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How to Be a Great Puppy Parent

April 15, 2016

Have you recently adopted a puppy? Good for you! Getting a new puppy is both fun and exciting. Puppy kisses and tail wags are almost unbearably adorable, and, as far as we’re concerned, some of the best things in life. Getting a new furbaby isn’t all fun and games, though. Little Fido has a lot of growing to do and a lot to learn, so you have a good amount of puppy parenting before you. Below, a San Jose, CA vet offers advice on getting your new canine buddy started out on the right paw in life.

Veterinary Care

When your four-legged pal is grown, he may only need to see the vet once a year, but Fido will need a few veterinary appointments during his puppyhood. Spay/neuter surgery, microchipping, parasite control, vaccinations, and exams are all in order. While you’re there, ask your vet for specific recommendations on your puppy’s diet and exercise needs. At home, watch for signs of illness. If you notice anything odd, call your vet immediately.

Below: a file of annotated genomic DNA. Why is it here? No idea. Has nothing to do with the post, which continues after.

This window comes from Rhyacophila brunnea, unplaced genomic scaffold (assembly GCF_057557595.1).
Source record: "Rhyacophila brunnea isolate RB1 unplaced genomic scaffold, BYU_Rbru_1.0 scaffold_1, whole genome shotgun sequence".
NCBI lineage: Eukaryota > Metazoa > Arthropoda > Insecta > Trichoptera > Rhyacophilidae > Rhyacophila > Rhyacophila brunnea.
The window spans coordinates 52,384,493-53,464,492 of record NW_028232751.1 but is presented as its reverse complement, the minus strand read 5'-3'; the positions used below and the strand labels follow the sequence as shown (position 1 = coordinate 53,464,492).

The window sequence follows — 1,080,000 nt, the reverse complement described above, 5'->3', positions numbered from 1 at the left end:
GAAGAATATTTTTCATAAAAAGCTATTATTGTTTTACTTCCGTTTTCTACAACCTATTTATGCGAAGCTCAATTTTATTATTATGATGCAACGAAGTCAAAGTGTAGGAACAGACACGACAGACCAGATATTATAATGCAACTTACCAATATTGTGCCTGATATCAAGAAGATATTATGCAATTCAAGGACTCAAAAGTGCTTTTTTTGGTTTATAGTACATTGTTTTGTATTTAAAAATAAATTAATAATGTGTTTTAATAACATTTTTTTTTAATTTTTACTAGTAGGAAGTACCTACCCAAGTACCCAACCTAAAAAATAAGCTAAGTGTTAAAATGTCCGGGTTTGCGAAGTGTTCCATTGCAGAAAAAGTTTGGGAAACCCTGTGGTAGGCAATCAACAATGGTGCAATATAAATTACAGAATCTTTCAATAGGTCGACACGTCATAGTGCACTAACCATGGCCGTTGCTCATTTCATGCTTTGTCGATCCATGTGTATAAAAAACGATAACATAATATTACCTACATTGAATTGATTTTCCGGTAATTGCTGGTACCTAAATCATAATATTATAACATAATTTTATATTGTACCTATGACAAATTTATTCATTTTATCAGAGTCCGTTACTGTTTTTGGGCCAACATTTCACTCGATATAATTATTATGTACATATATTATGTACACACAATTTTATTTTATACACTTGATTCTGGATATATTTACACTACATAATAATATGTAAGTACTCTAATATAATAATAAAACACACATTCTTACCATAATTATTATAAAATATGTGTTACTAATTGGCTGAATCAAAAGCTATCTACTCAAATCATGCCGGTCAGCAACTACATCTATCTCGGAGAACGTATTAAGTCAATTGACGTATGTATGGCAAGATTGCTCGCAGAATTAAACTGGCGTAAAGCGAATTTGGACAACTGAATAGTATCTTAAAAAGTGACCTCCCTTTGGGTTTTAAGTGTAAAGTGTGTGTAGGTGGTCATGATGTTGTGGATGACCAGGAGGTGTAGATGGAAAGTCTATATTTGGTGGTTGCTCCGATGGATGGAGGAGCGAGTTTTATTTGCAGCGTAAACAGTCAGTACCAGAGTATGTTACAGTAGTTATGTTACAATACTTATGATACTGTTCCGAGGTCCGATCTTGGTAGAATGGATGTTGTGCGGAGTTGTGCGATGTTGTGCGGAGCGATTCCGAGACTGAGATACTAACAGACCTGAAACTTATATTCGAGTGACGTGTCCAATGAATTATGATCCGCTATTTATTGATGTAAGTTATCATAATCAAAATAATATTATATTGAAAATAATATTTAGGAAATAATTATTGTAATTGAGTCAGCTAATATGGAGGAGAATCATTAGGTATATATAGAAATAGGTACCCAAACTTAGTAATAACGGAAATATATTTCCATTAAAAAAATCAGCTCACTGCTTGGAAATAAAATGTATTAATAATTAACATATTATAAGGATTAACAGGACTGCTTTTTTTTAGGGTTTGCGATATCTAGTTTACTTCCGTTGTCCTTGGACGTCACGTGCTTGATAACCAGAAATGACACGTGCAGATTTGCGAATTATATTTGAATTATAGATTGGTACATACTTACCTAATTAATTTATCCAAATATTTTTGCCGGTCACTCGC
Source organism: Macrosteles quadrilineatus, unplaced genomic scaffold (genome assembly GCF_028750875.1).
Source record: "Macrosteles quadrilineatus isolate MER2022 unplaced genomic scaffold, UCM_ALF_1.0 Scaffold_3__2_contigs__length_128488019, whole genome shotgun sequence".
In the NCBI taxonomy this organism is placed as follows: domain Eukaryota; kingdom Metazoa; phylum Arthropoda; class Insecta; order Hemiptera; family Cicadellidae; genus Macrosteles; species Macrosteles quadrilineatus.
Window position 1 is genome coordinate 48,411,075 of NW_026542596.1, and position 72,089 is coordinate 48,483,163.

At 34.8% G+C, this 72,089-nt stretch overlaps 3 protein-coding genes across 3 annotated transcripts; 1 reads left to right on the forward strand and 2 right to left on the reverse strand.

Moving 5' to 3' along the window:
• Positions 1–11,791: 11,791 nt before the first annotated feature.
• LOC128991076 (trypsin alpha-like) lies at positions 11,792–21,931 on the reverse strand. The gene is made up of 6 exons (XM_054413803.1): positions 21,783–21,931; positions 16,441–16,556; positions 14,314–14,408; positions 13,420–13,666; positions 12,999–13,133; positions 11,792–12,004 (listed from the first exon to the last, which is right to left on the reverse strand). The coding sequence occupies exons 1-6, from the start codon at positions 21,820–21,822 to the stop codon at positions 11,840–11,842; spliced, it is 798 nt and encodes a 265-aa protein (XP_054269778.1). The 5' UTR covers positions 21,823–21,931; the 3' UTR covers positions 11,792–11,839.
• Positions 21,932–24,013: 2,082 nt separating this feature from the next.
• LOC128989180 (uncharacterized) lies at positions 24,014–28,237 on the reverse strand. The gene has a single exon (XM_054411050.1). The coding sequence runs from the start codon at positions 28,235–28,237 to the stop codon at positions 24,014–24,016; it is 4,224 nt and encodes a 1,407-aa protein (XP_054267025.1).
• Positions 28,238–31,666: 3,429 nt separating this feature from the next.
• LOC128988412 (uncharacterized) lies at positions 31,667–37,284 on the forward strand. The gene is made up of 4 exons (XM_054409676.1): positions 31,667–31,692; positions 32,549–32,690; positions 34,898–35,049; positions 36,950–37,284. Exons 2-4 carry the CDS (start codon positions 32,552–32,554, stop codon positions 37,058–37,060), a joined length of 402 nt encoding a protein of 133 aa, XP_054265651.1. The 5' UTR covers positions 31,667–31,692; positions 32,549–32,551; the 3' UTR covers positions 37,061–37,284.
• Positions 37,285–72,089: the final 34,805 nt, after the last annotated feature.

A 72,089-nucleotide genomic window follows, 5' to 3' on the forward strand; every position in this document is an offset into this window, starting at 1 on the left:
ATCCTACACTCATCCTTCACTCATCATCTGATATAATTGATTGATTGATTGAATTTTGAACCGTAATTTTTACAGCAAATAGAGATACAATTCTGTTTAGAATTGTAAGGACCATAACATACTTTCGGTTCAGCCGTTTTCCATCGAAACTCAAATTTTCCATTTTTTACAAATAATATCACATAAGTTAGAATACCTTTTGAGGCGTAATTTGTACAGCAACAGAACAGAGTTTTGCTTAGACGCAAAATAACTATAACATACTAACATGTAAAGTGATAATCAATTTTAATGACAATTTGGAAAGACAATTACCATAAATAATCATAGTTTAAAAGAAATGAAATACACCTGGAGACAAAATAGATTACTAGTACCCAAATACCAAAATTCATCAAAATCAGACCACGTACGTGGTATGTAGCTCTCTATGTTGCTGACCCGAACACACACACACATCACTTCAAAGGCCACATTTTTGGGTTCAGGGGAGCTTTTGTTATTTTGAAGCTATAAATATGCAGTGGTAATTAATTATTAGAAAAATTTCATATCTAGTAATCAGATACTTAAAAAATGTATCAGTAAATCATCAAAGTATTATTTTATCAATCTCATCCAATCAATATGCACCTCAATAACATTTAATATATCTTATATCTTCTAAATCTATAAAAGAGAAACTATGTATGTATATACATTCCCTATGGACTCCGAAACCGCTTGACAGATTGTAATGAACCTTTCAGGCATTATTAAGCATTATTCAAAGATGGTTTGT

Socialization is very important! Dogs that weren’t properly socialized are much more prone to developing behavioral issues, such as aggression, as adults. In order for Fido to grow into a friendly, well-adjusted adult, he’ll need to be socialized while he’s little. This means exposing your adorable pet to new faces and places, and making these experiences enjoyable for him. Host a puppy party, or consider enrolling your pet in puppy kindergarten.


All dogs should know basic doggy obedience. The five most important commands little Fido should learn are Sit, Stay, Come, Heel, and Lay Down. You can start this training right away, while your furry pal is still working on housetraining. Teach one thing at a time, stay positive, and keep classes short and sweet.

Puppy Proofing

Little Fido is going to be very curious about his new home, and will be particularly interested in figuring out what he can eat or play with. Puppy proofing is a must! Remove or secure toxic plants; wires and cords; plastic bags; chemicals; medications; and small objects. You’ll also want to keep personal items, such as shoes and purses, out of Fido’s reach, at least until he learns proper chewing habits.

Do you have any questions or concerns about your puppy’s health or care? Call us, your San Jose, CA animal clinic, today!